Kathy Collard Miller

Kathy Collard Miller

Hi from Kathy Collard Miller in the hot desert of Southern California near Palm Springs. But don’t worry, it’s a dry heat.

I have a love-hate relationship with flossing. Or is it a hate-love relationship? I don’t know. Sometimes I hate it more than I love it and other times I love it more than I hate it. I hate it when I’m about to do it and I love it when I’m done. And that happens twice a day. I’m motivated because my teeth are so ripe for cavities that I want to avoid the pain.

Plus, I have spaces between my teeth that are capable of storing a three course meal. Too bad that I can’t use that nourishment for an afternoon snack. But the feeling of food caught in those spaces so bothers me that I’m willing to embarrass myself in public trying to use my fingernail to plumb the depths of that space. As a result, I don’t go anywhere without floss. When I change purses, the first thing I make sure is that I have transferred the floss. I don’t leave home without it. I think I single-handedly keep the floss industry in business. I’m an expert at knowing the right kind of floss. But I still hate to floss!

But of course, I love the relief when that floss cleans out the Grand-Canyon-spaced gap in my mouth. And when I also brush my teeth, I feel completely cleansed. I don’t think there’s much in life that gives such an immediate sense of cleanliness and relief.

And that’s how I felt spiritually October 1st, 1967, when I asked Jesus to come into my life, save me, and cleanse me from my sins. I felt clean and relieved. I can’t tell you which was more important to me. Since childhood I’d believed that I needed to perform perfectly to earn God’s love and a way into heaven. In my mind, I envisioned a scale that kept track of my good deeds and my bad deeds. I hoped that the side with the good deeds would be heavier than the other side by the time I died. But since nothing ever measured up to deserve being on the scale’s good side, the “bad deeds” side was always lower.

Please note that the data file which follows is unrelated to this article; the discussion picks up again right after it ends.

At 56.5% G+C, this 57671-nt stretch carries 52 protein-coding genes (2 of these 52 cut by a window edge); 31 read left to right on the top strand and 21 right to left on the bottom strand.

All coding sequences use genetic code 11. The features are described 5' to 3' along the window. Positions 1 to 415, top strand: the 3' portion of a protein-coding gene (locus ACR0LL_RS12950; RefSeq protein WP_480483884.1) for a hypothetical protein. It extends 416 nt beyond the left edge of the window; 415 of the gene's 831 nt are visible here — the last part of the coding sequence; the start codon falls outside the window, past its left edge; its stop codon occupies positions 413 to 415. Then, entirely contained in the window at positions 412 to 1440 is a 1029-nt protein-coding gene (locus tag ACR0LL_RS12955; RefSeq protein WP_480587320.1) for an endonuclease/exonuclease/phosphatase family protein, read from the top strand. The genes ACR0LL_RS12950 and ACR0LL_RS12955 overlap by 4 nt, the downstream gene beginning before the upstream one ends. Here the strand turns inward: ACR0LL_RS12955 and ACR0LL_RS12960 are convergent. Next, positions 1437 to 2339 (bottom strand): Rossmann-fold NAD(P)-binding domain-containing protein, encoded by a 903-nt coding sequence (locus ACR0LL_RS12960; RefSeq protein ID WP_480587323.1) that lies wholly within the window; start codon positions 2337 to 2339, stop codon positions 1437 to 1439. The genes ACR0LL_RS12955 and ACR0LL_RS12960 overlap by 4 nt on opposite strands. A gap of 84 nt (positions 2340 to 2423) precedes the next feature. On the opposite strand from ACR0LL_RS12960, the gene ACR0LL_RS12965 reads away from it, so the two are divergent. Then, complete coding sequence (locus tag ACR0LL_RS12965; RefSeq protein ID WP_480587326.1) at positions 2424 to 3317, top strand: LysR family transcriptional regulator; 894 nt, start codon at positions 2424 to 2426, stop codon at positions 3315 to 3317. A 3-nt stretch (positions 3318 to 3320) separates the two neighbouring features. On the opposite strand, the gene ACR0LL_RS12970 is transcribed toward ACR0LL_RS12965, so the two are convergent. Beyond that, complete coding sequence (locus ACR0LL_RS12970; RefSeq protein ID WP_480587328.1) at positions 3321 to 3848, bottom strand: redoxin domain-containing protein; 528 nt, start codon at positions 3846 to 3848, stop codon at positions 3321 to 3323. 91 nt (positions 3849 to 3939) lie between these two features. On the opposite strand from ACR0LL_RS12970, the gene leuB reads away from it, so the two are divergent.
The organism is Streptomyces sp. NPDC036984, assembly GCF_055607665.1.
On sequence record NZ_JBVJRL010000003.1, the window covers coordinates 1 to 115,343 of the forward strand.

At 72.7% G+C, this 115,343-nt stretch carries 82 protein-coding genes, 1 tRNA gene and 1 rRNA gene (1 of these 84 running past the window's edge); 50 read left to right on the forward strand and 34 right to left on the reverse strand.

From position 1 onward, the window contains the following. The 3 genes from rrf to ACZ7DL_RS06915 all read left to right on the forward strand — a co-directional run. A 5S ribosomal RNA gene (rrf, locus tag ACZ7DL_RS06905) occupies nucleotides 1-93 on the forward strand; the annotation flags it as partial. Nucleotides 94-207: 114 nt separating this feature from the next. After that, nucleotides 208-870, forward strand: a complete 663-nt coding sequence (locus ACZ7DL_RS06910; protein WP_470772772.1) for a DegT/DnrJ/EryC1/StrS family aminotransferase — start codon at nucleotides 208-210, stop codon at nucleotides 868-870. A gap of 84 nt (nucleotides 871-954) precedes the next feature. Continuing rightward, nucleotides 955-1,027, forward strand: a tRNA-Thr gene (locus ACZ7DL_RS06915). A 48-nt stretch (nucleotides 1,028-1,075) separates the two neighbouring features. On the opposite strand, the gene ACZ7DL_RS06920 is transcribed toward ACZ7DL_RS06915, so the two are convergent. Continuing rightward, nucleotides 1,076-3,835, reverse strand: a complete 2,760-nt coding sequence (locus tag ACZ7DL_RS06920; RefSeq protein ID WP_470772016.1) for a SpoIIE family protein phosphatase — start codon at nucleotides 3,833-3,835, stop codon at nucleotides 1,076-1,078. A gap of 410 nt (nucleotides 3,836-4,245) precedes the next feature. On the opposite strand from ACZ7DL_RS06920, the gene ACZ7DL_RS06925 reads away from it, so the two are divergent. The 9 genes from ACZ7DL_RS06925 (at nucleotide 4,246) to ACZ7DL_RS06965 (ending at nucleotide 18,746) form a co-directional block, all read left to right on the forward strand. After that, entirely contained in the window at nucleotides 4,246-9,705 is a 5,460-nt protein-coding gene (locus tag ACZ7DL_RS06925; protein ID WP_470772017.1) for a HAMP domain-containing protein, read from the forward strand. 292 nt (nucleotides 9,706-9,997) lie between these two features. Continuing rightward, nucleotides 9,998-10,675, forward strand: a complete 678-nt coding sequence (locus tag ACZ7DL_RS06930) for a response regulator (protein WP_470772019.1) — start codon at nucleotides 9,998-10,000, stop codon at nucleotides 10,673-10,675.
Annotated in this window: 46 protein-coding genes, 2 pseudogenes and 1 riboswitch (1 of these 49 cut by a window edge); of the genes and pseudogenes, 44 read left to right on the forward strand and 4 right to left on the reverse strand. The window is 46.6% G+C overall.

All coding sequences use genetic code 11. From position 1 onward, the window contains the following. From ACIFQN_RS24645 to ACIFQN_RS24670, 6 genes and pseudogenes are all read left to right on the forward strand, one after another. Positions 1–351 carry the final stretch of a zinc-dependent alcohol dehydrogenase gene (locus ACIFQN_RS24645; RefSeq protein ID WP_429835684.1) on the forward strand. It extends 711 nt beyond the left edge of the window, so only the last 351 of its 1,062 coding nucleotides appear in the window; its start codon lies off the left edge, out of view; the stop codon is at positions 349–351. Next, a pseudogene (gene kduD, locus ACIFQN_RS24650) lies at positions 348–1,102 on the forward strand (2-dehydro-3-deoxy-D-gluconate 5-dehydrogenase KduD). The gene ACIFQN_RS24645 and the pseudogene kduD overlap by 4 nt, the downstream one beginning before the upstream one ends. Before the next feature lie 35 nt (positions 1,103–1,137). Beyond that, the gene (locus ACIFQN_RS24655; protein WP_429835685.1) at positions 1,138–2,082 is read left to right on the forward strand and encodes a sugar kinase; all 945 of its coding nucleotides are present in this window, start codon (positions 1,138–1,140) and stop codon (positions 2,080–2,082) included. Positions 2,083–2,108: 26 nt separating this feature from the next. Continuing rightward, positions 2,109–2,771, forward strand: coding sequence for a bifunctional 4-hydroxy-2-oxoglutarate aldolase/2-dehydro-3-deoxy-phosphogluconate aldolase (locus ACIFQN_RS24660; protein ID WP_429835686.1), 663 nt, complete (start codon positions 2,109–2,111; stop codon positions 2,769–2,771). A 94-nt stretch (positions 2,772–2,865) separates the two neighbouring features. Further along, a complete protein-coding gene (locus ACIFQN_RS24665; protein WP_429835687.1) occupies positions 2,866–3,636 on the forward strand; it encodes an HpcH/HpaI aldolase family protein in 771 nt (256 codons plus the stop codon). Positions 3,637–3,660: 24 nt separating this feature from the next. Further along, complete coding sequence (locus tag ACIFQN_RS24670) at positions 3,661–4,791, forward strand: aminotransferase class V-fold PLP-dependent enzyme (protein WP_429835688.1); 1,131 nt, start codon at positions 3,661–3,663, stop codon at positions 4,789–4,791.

But at the age of 18, when I attended my boyfriend’s church, for the first time I heard clearly the Gospel–the good news that I didn’t have to perform. I only needed to see myself as a sinner whose only hope was Jesus taking my sins to the cross. I realized I could be set free from the slavery of that scale by receiving God’s saving grace. What great news. I responded in prayer to that invitation that morning and knew I’d been cleansed of my sins. What a relief! It was like flossing 1,000 times deeper, all the way to my soul.

Never Ever Be The Same by Kathy Collard Miller

Never Ever Be The Same by Kathy Collard Miller

I have to admit, just as I resist flossing, I sometimes resist confessing my current sins as a Christian. Flossing isn’t a one time act. Every time I eat, something gets caught in those spaces. In the same way, asking for forgiveness isn’t a one time act.

Because I still sin periodically and it’s like food in that gap, it bothers me. And if I’m willing to humble myself, I can be cleansed. That’s the assurance of I John 1:9: “If we confess our sins, he is faithful and righteous to forgive us our sins.” It’s something as a Christian that I need to do over and over again whenever I sin.

And what a relief. It feels like the description in Malachi 4:2: “But for you who fear my name, the sun of righteousness shall rise with healing in its wings. You shall go out leaping like calves from the stall.” I feel the freedom and relief of that calf both after I floss and after I am cleansed from sin. But being cleansed from my sin brings greater freedom and leaping.

I’m so grateful that I can buy floss and I’m so grateful that God offers free of charge the daily forgiveness for my sins. It feels good and is better for me and gives more glory to God to be cleansed. Maybe even when I’m trying to use my fingernail to clean out the Grand Canyon in my mouth.

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